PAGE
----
The music stopped and he let out a sigh, obviously not happy with his performance.”Have you done this before?” he asked.
“No.” This was, in fact, my first-ever official waltzing lesson.
“But you’ve danced before…”
“I can tell,” he said. Was he complimenting me on my skills on a dance floor? My seventh-grade self would never have imagined such a thing in my future. Nor my 27-year-old self for that matter. But there I was in my first waltzing lesson appearing to my partner as an experienced dancer. Ha!
Before I could reassure him that I, too, had once been is his position of exasperation, the instructor directed us to take up our positions again as he started the music. I rested my hands on my partner’s shoulders, wanting to offer words of encouragement but not wanting to disrupt his attempt at counting to the music. One two three, four five six. One two three, four five six.
When the music stopped, I smiled and murmured some positive words before moving on to the next partner as instructed. I took a few missteps, but gone was the anxiety I once felt about looking foolish on a dance floor. Don’t get me wrong – I still look foolish plenty, I just no longer care. I smiled recalling my last year of high school. I was the girl who skipped out on the senior prom – instead joining three friends in a father/daughter dinner at the nearby Culinary Institute of America. There are pictures of me and my best friend Carly on her front lawn in our evening finery looking every bit like we were off to the prom. I think my smile is so big because I knew I would not have dance that night.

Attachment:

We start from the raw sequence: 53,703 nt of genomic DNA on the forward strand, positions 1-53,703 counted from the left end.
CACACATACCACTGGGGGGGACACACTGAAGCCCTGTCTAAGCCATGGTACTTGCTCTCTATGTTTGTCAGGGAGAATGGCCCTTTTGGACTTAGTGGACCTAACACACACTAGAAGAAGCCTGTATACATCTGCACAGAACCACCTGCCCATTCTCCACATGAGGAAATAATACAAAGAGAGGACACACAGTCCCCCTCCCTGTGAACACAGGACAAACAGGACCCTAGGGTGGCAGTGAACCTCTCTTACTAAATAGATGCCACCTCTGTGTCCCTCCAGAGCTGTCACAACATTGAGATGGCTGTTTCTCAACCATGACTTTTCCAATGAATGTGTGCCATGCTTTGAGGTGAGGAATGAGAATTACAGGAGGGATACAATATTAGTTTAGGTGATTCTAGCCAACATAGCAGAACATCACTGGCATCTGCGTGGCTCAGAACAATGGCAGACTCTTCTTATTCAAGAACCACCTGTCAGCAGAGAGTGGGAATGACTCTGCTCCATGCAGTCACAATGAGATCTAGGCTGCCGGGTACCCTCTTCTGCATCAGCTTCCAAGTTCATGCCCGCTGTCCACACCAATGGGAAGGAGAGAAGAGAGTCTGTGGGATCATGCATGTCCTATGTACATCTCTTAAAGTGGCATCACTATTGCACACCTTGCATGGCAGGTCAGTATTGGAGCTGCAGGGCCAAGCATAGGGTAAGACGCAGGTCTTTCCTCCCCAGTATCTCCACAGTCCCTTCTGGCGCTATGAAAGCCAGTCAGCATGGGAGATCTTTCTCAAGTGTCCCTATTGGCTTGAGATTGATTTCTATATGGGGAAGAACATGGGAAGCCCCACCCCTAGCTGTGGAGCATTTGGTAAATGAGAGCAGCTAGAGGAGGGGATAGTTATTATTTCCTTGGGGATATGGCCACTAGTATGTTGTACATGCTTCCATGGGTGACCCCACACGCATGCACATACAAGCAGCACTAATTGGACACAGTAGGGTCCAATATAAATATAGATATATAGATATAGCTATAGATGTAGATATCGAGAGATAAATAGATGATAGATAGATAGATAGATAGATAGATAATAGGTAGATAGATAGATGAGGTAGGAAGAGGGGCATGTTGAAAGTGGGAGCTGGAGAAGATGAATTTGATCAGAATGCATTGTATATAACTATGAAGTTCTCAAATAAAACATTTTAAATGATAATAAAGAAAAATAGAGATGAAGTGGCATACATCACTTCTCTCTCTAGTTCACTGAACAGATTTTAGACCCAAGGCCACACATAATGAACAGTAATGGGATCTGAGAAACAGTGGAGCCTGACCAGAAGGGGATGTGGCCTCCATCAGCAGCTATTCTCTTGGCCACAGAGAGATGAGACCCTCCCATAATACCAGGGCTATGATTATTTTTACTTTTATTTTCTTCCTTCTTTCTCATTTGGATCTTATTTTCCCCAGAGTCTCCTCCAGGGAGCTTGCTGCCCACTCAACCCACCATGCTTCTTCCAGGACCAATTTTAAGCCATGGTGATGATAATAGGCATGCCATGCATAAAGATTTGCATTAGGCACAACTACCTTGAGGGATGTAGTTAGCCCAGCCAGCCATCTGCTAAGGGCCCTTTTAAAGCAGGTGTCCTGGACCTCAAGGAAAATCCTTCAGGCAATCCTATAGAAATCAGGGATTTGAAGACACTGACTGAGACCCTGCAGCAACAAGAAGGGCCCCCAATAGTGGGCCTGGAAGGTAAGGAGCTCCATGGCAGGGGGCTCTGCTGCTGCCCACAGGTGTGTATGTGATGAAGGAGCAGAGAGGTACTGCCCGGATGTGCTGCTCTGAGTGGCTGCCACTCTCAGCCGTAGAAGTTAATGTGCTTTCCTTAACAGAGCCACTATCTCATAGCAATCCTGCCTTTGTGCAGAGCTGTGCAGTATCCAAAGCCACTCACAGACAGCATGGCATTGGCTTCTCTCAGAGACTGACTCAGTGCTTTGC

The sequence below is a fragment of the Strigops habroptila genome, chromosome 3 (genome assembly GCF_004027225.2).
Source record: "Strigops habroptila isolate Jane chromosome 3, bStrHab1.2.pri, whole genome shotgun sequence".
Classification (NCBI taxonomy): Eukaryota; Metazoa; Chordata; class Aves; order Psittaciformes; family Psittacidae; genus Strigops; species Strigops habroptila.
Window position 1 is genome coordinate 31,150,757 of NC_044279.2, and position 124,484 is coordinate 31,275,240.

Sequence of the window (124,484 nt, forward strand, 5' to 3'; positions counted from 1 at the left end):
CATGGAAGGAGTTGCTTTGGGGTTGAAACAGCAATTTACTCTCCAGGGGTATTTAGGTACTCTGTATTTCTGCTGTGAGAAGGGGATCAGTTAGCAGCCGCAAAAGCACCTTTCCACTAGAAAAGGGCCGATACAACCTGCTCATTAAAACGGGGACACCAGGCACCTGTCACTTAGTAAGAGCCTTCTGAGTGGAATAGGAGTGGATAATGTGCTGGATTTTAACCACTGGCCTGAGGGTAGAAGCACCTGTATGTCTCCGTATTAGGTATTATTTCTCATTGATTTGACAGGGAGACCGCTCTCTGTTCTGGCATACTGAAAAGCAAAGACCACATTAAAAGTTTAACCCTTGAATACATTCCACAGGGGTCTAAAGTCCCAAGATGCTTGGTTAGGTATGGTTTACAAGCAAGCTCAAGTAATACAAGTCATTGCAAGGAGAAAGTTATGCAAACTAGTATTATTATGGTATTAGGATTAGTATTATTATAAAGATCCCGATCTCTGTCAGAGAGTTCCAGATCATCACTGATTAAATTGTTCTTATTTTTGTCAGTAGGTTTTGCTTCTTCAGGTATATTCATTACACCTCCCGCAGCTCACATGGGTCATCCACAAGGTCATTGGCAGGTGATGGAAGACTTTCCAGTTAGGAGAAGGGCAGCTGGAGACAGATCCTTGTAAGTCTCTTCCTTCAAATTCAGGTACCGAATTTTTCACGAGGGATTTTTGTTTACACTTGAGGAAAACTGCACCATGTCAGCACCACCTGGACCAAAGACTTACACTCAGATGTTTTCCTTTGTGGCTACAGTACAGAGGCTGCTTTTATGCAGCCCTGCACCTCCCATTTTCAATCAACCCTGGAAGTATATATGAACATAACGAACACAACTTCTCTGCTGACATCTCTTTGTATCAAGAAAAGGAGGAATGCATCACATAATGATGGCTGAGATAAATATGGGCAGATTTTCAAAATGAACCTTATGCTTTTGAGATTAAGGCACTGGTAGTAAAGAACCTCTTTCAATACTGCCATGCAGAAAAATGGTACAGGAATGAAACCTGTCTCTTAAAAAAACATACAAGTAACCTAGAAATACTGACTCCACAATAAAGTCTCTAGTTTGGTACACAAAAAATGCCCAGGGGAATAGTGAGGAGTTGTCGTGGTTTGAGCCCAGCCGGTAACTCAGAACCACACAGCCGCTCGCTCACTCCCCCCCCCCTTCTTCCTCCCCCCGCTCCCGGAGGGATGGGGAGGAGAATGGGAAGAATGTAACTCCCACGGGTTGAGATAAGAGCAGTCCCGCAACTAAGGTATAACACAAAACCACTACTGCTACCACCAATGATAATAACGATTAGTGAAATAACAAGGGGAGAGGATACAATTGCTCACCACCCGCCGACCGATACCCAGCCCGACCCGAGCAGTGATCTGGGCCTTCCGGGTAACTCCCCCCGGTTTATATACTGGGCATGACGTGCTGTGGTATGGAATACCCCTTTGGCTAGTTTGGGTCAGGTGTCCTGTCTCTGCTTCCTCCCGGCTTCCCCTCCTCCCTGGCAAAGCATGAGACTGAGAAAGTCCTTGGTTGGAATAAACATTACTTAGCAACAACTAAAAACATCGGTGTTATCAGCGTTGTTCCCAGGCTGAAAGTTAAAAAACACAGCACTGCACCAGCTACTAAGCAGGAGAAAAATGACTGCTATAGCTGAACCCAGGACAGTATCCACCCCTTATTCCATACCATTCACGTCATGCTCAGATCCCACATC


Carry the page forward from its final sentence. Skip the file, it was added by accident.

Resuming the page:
Of course, the type of dancing that happened at a high school prom was nothing like what I imagined myself one day being able to do. I had illusions of gliding across a dance floor ballroom style, or maybe swing dancing. I tried both at various times in my twenties only to find I was unable to let a man be in control. Years later, giving it another go, I realized that if my partner showed confidence in what he was doing I was fine letting him take over. It was the ones whose hands felt tentative in mine that led to my difficulties trusting them to take the lead. A parallel to other things in life? Absolutely.
But now-a-days, the dance floor is one of the few places in my life where I don’t have to make any decisions – where someone else tells me what to do with a push of his hand or a twist of his body. I don’t glide by any stretch – and I fumble my fair share. But what I love is that there’s no debate about which move to make – I have no say, nor time to protest. I simply follow, happy to secede control.
I know many women fought for my right to live my life however I choose. For that I am appreciative. However, there are plenty of days where I just want someone else to point me in the right direction and I, with no time to argue, just go. And like magic it all turns out beautifully.
2 Comments Add yours
I can relate to this metaphor. I keep forgetting that sometimes following another’s steps is not only an option but an opportunity to get out of my own way. Thanks once again for a thought provoking insight.
I think that is what I liked about being married. Sometimes I took the lead and sometimes I was oh, so happy to let him take the lead. And that is what I miss about not having a partner now – I have to take the lead all the time.